questionshow do i "clean up" an email account?


if you're already getting a ton of spam, it's going to be difficult at best. you could fiddle with the filter settings, but i'd watch the spam folder like a hawk. especially if you're using this address on your resume.

does your school allow alumni to keep their .edu addresses? just asking because places let you keep it for a year. i apparently fell through the cracks and kept mine for about 10 years. however, they transitioned the account to google services. so, i can still have email sent to my .edu address, but i access it through google. it might be worth checking if your school does something like that.


@carl669: I can keep my .edu account for 2 years, but I want a "lifetime" address.
I just want to be able to give the address out to people, and know that they can mail me in the future.
I know, I messed up.


Why not create another MSN account and just change the address to be either your first initial and last name, or fist name last name. Whichever one you are not using now? Either way I think it would still look professional.


And honestly, I don't even bat an eye anymore at email addresses like gmail, etc. People use them constantly so I don't think there really is any stigma anymore in using those in a professional setting.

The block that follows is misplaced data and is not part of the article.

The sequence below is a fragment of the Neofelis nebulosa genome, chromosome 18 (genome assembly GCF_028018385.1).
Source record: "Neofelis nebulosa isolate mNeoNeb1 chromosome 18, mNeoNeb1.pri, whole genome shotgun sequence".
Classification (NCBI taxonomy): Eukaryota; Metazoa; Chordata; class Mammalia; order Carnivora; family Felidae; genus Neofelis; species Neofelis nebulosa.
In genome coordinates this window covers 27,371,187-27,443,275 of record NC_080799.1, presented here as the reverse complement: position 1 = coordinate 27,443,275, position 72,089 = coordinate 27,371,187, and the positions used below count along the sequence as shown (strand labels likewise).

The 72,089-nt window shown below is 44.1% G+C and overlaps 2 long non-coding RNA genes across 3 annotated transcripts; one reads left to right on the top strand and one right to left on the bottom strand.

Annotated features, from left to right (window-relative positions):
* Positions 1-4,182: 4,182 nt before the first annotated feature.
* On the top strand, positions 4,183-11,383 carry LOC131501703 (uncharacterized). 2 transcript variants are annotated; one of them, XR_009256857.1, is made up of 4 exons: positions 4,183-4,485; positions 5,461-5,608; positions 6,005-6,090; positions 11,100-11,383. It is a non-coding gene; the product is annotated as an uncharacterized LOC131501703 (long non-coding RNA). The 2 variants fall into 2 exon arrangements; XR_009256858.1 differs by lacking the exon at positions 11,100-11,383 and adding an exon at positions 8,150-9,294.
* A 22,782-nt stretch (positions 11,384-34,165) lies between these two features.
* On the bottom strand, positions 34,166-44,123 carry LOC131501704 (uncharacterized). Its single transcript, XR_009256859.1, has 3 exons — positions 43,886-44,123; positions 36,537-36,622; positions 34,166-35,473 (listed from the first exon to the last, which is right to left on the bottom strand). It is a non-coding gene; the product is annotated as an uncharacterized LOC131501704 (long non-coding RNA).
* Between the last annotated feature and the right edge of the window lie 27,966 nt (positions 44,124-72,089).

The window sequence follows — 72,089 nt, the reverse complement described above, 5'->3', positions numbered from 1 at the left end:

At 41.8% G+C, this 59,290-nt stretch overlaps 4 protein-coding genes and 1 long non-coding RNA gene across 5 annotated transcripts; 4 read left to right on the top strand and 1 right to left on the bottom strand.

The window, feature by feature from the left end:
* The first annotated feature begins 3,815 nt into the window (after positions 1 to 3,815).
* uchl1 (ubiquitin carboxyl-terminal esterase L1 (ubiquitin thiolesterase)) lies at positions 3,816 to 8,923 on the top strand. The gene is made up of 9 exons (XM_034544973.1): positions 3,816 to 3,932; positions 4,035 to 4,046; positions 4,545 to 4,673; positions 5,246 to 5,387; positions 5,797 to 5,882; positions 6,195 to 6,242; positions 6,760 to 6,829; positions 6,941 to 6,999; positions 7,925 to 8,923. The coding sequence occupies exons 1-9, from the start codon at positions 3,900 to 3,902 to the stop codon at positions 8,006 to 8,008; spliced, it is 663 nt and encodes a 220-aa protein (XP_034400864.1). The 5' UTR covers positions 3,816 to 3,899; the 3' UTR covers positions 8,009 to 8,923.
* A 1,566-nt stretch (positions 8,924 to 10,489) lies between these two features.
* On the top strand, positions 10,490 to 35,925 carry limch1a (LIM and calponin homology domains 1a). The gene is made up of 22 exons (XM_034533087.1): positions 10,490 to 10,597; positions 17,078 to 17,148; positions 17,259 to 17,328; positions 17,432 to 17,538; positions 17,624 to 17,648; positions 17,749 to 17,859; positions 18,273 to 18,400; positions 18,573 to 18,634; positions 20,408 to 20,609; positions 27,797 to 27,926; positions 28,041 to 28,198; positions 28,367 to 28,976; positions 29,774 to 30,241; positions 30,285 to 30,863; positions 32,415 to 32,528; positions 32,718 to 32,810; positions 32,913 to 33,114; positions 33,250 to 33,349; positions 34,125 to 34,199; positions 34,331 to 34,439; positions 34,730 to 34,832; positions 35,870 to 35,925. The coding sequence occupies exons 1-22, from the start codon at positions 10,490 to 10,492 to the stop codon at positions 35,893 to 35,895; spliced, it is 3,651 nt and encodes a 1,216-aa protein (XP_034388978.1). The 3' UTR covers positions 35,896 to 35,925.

Setup a gmail account with something like firstname.lastname or whatever and go from there.

Or get really professional and buy a domain name and then just setup an email address there and forward it to whatever email address you want. I have 2 domains like that. Nothing at all on those sites so no yearly hosting fees but I have "myname@domain" email accounts setup for both that forward to my personal gmail address.


@jmattoon: Agreed, I have an email account specifically for business related things. Never sign up for anything with it.


@atd15: Trust me on this one. There is no such thing as a lifetime email address. There was a time when certain usernames were only associated with a particular person (such as "spaf" for Gene Spafford, or "esr" for Eric Raymond), but even that is long gone. Gmail really has the best spam filters, and that's probably your easiest bet.

Just make sure that you only use the account for professional purposes, and you'll be fine.